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Lowlife \ Diminuendo + Singles [LTMCD 2392]

Diminuendo + Singles combines all nine tracks from the second Lowlife album Diminuendo (released in 1987) with 7 bonus tracks taken from non-album singles and EPs Hollow Gut, Vain Delights and Swirl It Swings.

The CD booklet features liner notes by journalist and former Lowlife manager Brian Guthrie, as well as photos and ephemera. Digitally remastered from the original master tapes, 74 minutes of music.


1. A Sullen Sky
2. Big Uncle Ugliness
3. Ragged Rise to Tumbledown
4. From Side to Side
5. Off Pale Yellow
6. Tongue Tied and Twisted
7. Licking One's Wounds
8. Wonders Will Never Cease
9. Given to Dreaming
10. Hollow Gut
11. Permanent Sleep (Steel Mix)
12. Eternity Road (12" version)
13. Swing
14. Colours Blue
15. Ramafied

Available on digital download (MP3). CD sold out. To order simply select correct shipping option and then click on the Buy Now button below the cover image, or else contact LTM by email.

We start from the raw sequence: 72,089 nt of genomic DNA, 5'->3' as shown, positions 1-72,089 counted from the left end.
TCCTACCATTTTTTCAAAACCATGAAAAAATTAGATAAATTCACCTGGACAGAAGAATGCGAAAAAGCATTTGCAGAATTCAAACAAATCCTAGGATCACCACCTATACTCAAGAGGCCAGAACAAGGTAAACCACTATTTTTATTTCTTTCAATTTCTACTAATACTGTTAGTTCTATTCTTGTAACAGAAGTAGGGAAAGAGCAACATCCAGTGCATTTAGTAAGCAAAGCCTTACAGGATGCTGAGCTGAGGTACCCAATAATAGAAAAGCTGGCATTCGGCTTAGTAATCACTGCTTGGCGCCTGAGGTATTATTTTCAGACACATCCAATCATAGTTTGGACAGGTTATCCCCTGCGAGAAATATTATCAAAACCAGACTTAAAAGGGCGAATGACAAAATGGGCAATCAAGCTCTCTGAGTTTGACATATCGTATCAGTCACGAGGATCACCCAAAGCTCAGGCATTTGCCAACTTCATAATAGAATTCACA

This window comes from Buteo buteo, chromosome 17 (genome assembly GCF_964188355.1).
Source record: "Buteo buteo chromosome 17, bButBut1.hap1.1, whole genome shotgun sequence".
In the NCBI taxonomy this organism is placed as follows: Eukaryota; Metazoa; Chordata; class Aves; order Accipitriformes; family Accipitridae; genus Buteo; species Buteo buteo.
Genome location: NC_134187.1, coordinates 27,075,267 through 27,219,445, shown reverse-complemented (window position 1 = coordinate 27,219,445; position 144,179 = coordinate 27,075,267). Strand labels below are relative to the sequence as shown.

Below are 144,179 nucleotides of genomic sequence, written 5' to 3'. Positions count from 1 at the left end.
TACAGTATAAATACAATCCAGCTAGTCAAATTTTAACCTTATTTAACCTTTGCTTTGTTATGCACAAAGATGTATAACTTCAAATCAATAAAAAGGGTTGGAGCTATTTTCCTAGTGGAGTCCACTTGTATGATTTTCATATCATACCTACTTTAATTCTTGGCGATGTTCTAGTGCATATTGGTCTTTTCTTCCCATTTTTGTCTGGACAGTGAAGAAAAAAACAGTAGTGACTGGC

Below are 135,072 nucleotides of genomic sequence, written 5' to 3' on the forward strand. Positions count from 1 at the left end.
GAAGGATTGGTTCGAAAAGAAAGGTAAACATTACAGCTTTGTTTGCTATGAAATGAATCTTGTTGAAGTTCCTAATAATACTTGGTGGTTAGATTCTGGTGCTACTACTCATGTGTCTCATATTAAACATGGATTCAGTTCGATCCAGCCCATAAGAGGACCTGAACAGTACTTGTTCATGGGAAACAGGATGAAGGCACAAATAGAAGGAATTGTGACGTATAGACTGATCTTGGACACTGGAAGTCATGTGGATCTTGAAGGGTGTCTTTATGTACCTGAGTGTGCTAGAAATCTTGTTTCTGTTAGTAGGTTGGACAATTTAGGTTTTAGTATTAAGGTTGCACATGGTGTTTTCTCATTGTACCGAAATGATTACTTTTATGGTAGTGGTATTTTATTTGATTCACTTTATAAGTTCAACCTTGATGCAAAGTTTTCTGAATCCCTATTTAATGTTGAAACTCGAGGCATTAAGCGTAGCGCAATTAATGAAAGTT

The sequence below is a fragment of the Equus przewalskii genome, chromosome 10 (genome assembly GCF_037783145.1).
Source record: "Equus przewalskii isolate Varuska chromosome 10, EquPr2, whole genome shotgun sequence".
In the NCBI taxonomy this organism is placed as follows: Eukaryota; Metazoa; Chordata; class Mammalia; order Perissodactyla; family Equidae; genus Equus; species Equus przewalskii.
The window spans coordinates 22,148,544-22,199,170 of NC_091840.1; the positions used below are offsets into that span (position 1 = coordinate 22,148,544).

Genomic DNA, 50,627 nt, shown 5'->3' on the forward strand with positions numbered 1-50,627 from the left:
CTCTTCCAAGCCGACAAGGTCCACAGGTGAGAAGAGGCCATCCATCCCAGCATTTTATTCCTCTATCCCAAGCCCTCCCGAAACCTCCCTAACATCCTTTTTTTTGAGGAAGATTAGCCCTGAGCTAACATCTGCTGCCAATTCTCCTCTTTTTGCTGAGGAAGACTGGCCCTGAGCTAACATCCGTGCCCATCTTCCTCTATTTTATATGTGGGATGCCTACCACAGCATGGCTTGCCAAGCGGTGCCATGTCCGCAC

Diminuendo + Singles [LTMCD 2392]
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"Hyperbole and superlative are safe and easy harbours for critics, yet Lowlife assemble the journeyman's tools of guitar, bass, drums and voice and touch the skies" (Melody Maker, 1987)

"Characteristic grim beauty" (M8, 1987)

"Evocative and dramatic but never overbearing. Lowlife's sound, drenched in reverb and clean upfront guitars, runs an interesting sweep across a good clutch of favourable influences - the Bunnymen, Comsat Angels, New Order" (Q, 1987)

"A landmark album, bursting with feeling and dripping with emotion" (Music Week, 1987)

"A 4AD record in all but name, but played exactly right: the opaque song structures, the aura of wonder, that pulsating bass sound, those outlandish song titles" (Underground, 1987)

"Diminuendo captures Lowlife at their peak, dismissing the inevitable Cocteau Twins and gothic rock comparisons and crafting an album of real distinction. With the inclusion of some of their best singles, and the strong Swirl It Swings EP, 1987 was definitely the year when Lowlife really should have reached beyond their cult following" (Leonard's Lair, 04/2006)